Most people use substances—coffee, tea, wine, and more. It is a very natural and human thing to do. But certain substances, like opioids, can lead to overuse, harm, and death. This is such a significant problem that every year over 100,000 people die from a drug overdose and it’s become a major public health concern.
- Over the last twenty years, deaths from drug overdoses quadrupled, and in 2008, overtook deaths from motor vehicle crashes.
- Access to opioids dramatically increased in the 1990s largely due to legally prescribed oxycontin, which flourished due to deception, manipulation, exploitation, and fraud, resulting in a 300% increase in drug overdose deaths from 1999 to 2018.
Our society has relied too heavily on incarceration as a response to substance use.
- Over the last 40 years, the U.S. incarceration rate tripled to the highest of any country in the world and five times the global average.
- Much of this increase was driven by the war on drugs, as arrests for drug possession tripled.
- These laws were created to reinforce and ultimately increase racial disparities. Despite the fact that white Americans and people of color use drugs at approximately the same rate, arrest rates for drug possession are at least more than twice as high for Black people than White people.
There are effective, evidence-based solutions for people whose lives have been shattered by substance use, but these solutions are not reaching those who need them.
Addiction is a treatable, chronic disease. It is NOT a moral failing.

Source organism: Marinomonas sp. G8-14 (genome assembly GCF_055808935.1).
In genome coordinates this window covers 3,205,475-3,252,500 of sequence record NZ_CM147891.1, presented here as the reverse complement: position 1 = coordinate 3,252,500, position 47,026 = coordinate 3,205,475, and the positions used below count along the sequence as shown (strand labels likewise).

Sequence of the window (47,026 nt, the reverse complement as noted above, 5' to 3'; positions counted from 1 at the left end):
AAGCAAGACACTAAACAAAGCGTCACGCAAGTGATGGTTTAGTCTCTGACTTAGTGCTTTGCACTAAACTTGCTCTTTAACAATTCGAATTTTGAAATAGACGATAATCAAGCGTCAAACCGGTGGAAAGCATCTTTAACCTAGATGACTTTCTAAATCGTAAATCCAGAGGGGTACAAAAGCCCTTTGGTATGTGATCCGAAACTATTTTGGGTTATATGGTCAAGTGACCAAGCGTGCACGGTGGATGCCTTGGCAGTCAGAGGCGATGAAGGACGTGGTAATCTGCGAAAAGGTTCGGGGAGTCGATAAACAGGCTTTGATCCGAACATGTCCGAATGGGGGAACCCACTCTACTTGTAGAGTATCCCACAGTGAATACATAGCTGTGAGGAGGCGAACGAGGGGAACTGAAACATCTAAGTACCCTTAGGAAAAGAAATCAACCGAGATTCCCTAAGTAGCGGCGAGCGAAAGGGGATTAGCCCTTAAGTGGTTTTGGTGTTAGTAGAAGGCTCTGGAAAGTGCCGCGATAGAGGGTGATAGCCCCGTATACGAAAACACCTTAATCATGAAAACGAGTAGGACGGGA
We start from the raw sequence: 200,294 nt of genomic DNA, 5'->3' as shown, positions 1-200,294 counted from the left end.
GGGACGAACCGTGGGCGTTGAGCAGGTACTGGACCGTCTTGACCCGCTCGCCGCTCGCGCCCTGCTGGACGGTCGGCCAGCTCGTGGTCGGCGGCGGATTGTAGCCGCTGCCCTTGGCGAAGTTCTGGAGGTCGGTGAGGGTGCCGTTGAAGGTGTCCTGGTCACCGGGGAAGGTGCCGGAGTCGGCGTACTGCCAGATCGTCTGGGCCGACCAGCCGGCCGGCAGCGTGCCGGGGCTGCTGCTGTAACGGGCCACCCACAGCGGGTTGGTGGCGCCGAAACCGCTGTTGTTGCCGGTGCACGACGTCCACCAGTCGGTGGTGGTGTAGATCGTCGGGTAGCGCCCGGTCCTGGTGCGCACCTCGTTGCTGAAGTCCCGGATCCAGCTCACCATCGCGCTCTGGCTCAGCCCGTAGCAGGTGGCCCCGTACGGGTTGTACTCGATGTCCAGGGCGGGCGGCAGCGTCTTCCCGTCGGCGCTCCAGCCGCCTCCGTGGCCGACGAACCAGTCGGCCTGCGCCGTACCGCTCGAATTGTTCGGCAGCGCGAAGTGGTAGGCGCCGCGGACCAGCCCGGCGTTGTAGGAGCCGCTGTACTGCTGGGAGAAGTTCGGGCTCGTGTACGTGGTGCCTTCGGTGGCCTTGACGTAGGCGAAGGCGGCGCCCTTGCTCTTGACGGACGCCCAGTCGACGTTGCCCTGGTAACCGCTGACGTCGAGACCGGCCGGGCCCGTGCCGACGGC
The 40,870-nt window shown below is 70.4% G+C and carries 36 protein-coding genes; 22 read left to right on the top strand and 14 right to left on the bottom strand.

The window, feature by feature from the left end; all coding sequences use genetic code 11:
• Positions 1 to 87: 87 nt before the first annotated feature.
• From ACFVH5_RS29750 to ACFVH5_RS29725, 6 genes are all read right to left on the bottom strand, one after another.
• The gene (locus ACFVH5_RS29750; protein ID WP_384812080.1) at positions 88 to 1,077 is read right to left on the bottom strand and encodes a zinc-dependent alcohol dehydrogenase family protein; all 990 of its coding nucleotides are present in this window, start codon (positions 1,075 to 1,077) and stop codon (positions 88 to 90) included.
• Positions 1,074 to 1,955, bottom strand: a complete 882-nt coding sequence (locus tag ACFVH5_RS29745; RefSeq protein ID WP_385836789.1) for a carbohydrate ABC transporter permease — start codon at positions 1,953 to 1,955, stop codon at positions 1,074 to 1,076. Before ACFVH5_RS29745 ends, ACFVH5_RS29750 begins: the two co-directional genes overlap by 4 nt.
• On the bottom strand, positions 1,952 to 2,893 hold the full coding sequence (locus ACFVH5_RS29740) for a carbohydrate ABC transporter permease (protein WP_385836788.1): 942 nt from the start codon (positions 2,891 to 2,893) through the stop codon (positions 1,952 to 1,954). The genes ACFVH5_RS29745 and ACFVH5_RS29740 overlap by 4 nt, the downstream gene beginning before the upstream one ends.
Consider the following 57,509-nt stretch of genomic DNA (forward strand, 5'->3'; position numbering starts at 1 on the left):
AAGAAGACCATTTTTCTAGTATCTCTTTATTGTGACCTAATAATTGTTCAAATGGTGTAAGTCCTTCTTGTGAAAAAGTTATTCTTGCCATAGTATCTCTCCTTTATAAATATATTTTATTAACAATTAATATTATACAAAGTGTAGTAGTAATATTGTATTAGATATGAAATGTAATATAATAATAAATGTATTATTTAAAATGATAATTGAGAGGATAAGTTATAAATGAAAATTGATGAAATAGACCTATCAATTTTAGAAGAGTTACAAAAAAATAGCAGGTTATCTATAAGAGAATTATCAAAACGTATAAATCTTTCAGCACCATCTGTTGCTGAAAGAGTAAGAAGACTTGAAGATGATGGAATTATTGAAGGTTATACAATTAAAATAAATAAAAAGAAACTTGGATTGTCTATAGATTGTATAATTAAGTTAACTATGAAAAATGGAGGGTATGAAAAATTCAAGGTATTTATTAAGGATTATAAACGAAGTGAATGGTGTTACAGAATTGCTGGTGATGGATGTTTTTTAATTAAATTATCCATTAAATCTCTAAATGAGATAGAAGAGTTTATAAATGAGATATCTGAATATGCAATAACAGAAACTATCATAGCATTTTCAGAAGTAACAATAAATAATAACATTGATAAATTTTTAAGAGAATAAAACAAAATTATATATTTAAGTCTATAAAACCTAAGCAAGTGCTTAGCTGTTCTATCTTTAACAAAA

Most people use substances, but a variety of factors can lead to addiction. While initial use may be a voluntary choice, extended use can change brain chemistry, effecting the natural chemicals that enable basic life functions. This causes the brain to become dependent on drugs and without them, a person with an addiction will go into withdrawal. This can be physically and psychologically unbearable as well as dangerous. At this point, substance use disorder is no more a voluntary choice than many other chronic illnesses like diabetes or heart disease that are brought on by a combination of human behavior and biology.
Too many people cannot get treatment.
Medication for addiction treatment (MAT), such as buprenorphine, is proven to help patients dealing with substance use disorder, particularly opioids.
- MAT has proven effective at lowering illicit opioid usage, reducing hospital emergency room visits, and improving adherence to drug addiction treatment programs.
- But despite evidence that MAT is an effective and overall cost-saving method for treating opioid use disorder, 60-80% of people who use opioids do not have access to these medications.
Discrimination and stigma create missed opportunities for treatment.
- Substance use disorder is split off from the rest of medicine, so the average doctor does not treat it the way they would treat any other chronic condition.
- Across the medical profession and most sectors of society, people with substance use disorder are treated like their condition is a personal failing rather than a disease.
Federal policies make it less likely that people will get treatment.
- Methadone, a medication that treats opioid addiction, cannot be prescribed at all for opioid addiction in regular medical settings, but only in special methadone clinics.
- This restriction is more stringent than restrictions on the very opioids that cause addiction.
The time to solve this problem is now.
This public health crisis is not fading away.
- Much of the increase in overdose deaths is due to opioids – from prescription opioids, heroin, and synthetic opioids, particularly fentanyl.
- In California, there has also been an enormous increase in methamphetamine overdoses jumping from 233 deaths in 1999 to over 2,000 in 2018.
- The economic and societal costs are staggering. A 2019 study estimates that over a three year period, opioids cost the economy $631 billion in healthcare expenses, lost productivity, lost life time earnings, and criminal justice system expenses.